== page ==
Table 3

 Left ventricular function and degree of aortic stenosis or insufficiency over a series of five echocardiograms

Table 4 provides average blood pressures at the first five echocardiograms.

Table 4

 Average blood pressures (BPs) at initial and subsequent four echocardiograms

Table 5 provides the average z scores of the various aortic segments for the first five echocardiograms.

Table 5

 Average z scores at each aortic measurement level over a series of five echocardiograms

Whereas the ascending aorta z scores increased serially from diagnosis, the aortic annulus, sinuses of Valsalva and sinotubular junction z scores remained within the normal ranges. The frequency of an ascending aorta z score > 2 (on any echocardiogram) was 65 of 88 (73.9%), whereas 45 of 88 (51.1%) had a z score of > 3 on at least one study. The average rate of change of z score was 0.3928 (SD 0.0432)/year.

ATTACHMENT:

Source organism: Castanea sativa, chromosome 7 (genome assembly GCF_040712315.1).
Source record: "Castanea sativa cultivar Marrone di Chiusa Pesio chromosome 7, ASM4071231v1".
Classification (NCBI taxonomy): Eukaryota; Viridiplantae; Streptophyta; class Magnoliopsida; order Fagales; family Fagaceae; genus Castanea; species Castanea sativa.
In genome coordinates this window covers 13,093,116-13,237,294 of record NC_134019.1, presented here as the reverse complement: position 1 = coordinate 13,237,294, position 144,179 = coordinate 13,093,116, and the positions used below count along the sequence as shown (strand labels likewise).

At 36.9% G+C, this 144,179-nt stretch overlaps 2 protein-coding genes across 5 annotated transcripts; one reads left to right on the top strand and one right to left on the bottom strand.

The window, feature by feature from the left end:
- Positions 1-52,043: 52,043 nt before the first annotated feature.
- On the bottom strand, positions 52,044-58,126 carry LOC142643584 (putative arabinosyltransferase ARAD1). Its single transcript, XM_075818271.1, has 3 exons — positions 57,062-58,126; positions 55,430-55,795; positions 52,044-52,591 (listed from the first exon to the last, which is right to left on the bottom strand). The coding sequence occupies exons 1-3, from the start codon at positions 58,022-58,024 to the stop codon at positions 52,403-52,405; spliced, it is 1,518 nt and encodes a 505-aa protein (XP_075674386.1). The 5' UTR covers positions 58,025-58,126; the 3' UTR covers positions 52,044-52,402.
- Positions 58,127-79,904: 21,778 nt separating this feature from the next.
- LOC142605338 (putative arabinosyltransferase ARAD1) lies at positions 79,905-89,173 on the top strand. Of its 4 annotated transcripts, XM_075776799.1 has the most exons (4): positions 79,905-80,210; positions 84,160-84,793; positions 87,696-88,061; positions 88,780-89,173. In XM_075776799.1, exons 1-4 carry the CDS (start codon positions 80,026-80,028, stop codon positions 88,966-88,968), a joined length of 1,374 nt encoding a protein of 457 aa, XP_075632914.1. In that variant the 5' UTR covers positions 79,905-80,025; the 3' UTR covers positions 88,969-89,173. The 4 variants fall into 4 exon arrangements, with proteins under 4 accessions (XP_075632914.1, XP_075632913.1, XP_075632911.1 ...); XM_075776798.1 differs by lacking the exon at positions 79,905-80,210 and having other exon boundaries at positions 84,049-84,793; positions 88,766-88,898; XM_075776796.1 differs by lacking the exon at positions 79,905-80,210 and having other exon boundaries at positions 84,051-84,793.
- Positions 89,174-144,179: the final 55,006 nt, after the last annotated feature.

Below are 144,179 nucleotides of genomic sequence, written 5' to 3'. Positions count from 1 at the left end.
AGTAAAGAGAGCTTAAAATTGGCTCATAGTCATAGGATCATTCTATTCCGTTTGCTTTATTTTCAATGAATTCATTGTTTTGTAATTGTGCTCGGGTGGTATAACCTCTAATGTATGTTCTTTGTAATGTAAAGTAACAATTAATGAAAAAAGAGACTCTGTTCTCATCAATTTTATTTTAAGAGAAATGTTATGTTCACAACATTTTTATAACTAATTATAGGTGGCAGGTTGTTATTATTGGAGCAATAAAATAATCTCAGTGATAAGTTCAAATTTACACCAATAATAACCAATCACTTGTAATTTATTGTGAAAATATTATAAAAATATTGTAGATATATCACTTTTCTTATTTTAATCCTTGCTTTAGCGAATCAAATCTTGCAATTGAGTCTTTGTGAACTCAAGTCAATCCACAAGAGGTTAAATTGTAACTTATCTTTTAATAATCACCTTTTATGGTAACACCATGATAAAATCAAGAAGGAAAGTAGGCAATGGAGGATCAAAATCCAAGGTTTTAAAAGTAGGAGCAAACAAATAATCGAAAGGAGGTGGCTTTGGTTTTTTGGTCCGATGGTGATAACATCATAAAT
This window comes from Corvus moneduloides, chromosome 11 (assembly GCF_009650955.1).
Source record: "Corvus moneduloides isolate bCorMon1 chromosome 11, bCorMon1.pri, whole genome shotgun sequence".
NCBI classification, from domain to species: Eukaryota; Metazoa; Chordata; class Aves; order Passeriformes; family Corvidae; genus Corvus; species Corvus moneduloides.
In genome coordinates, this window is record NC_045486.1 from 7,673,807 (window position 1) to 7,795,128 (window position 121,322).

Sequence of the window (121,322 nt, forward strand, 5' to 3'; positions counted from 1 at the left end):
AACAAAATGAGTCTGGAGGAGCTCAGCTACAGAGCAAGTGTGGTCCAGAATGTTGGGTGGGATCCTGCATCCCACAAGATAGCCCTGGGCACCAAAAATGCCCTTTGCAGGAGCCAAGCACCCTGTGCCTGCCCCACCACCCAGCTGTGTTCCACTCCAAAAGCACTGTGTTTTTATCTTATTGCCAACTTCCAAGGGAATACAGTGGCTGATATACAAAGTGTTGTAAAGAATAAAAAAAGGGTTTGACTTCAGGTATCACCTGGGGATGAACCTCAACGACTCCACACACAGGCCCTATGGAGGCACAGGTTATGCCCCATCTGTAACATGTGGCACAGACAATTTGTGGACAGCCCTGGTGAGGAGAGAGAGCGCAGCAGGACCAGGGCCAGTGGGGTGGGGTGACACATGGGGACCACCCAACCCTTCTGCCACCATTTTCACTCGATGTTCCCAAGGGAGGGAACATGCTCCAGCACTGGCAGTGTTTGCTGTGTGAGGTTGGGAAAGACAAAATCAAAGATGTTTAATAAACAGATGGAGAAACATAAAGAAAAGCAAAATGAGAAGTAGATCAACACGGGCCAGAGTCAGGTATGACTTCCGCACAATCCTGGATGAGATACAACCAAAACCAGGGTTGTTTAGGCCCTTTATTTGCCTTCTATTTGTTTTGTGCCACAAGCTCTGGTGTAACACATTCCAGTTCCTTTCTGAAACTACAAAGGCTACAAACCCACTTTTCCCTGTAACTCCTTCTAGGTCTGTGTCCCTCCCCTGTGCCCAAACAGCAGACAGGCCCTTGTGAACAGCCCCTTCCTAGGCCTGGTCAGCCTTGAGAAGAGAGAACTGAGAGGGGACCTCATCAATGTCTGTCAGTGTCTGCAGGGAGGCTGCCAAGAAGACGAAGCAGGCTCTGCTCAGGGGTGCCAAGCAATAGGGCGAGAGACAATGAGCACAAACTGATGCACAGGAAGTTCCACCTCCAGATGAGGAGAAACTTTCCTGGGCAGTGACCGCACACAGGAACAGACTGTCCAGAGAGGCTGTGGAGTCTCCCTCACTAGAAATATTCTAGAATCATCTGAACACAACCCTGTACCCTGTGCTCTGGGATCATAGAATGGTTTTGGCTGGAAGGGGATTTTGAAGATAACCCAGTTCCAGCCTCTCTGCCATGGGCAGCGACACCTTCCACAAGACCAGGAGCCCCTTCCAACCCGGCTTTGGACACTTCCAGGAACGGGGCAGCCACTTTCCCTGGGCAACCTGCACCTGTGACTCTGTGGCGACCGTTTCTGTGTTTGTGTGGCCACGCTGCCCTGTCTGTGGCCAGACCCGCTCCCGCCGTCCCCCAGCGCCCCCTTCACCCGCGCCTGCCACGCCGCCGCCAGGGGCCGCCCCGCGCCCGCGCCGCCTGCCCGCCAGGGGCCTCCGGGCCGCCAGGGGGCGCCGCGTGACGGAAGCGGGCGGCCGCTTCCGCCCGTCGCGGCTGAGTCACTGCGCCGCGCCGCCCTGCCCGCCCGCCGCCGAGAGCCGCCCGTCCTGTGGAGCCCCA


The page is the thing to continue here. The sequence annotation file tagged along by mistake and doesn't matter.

Figure 2 shows the Kaplan–Meier curve of time to development of a z score > 2. The mean time from diagnosis to the development of an increased z score was 5.5 years (SE 0.37 years, 95% confidence interval (CI) 4.82 to 6.28 years). Cox analysis showed that, among variables tested, only a longer duration of follow up was predictive of a shorter time to the development of a z score > 2. Multiple logistic regression analysis showed that, of the factors tested, only a higher initial left ventricular gradient was predictive of a high rate of ongoing dilatation of the ascending aorta (odds ratio (OR) 1.1, 95% CI 1.02 to 1.16; p  =  0.026). Only use of β blockers protected against rapid dilatation (OR 0.004, 95% CI 0 to 0.776; p  =  0.04).

Figure 2

 Kaplan–Meier survival curve for children with bicuspid aortic valve showing time to development of dilated ascending aorta. A z score >2 indicates an ascending aorta measurement >2 SD above the mean.